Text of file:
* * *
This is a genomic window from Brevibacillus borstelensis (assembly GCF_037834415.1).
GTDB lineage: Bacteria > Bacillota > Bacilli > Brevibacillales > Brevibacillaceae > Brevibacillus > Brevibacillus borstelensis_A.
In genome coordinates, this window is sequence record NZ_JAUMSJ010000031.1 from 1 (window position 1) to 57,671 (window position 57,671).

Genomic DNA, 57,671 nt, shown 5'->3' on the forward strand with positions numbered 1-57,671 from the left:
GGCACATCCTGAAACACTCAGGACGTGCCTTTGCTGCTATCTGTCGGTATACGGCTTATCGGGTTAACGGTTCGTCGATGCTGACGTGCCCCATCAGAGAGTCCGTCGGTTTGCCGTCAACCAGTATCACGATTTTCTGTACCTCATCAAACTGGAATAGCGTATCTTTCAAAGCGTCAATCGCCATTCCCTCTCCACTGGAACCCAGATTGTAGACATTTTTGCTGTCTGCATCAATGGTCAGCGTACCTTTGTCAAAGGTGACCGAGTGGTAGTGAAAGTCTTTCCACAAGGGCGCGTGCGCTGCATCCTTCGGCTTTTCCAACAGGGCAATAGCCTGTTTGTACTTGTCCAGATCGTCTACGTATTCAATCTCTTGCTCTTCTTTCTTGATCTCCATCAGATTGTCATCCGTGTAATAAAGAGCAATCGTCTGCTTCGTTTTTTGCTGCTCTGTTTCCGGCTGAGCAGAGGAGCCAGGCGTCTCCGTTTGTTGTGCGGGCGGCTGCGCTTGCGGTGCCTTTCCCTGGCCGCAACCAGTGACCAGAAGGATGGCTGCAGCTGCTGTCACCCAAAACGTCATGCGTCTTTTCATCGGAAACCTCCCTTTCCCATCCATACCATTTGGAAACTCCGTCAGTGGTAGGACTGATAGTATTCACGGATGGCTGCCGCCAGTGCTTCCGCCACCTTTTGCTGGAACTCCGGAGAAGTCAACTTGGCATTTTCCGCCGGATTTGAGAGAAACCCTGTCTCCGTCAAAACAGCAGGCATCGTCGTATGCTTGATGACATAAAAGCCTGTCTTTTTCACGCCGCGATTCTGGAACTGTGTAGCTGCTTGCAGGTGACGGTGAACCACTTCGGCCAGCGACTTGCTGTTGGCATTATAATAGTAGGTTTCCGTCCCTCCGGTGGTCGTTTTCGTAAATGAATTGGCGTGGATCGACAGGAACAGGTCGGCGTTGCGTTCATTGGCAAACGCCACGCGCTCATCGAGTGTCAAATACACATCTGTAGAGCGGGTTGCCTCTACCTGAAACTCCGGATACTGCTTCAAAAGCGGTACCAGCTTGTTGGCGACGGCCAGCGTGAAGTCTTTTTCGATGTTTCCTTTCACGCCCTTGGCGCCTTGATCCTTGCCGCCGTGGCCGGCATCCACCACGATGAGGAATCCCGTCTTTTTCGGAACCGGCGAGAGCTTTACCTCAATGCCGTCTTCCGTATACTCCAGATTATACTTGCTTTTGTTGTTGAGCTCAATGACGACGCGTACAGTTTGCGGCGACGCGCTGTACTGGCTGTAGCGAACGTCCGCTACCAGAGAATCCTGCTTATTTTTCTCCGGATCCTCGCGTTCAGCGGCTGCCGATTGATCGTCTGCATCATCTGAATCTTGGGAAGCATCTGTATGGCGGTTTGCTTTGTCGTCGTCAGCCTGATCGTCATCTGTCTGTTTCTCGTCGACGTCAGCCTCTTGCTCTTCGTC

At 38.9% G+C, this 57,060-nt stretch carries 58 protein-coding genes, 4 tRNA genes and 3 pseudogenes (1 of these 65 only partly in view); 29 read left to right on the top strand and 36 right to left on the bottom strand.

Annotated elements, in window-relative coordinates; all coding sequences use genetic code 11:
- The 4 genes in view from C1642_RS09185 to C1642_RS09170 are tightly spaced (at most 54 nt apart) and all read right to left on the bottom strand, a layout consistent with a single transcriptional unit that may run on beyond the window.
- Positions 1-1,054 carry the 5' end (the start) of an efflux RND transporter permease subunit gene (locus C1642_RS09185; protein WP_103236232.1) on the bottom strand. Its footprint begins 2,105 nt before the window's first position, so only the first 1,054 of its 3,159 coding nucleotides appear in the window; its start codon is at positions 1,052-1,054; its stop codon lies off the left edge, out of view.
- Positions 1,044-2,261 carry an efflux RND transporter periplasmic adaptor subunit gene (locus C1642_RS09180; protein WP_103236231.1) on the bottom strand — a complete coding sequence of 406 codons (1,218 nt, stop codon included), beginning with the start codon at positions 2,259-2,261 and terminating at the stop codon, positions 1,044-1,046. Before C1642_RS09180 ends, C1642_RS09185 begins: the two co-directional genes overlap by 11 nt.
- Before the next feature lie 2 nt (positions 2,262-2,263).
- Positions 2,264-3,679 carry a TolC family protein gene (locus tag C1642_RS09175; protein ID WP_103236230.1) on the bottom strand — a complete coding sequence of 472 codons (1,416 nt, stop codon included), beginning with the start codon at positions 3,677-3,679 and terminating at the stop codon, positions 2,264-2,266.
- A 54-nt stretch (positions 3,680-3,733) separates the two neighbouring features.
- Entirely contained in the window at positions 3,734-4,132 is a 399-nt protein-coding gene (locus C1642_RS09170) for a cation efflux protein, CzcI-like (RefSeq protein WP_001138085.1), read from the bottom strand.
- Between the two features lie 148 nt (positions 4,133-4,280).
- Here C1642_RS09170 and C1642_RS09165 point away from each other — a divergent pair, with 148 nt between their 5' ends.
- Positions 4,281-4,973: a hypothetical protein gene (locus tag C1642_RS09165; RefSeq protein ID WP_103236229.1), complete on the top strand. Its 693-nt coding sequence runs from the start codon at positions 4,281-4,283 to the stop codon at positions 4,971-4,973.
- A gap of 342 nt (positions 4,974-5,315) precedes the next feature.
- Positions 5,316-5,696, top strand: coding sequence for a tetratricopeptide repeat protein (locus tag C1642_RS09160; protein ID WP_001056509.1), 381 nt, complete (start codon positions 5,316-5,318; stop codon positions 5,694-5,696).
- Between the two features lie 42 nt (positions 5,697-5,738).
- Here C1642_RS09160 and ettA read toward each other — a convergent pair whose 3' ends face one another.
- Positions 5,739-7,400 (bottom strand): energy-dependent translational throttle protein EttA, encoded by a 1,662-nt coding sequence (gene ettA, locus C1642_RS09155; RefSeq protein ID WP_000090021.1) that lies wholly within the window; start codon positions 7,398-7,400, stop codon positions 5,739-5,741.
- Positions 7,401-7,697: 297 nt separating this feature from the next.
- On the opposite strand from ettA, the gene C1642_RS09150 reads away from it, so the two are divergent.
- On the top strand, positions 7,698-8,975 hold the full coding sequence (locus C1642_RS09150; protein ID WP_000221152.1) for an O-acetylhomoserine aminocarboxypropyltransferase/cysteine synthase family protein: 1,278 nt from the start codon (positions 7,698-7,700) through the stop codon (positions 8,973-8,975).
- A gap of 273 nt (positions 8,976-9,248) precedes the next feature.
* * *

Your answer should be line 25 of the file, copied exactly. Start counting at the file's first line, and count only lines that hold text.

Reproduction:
- On the top strand, positions 7,698-8,975 hold the full coding sequence (locus C1642_RS09150; protein ID WP_000221152.1) for an O-acetylhomoserine aminocarboxypropyltransferase/cysteine synthase family protein: 1,278 nt from the start codon (positions 7,698-7,700) through the stop codon (positions 8,973-8,975).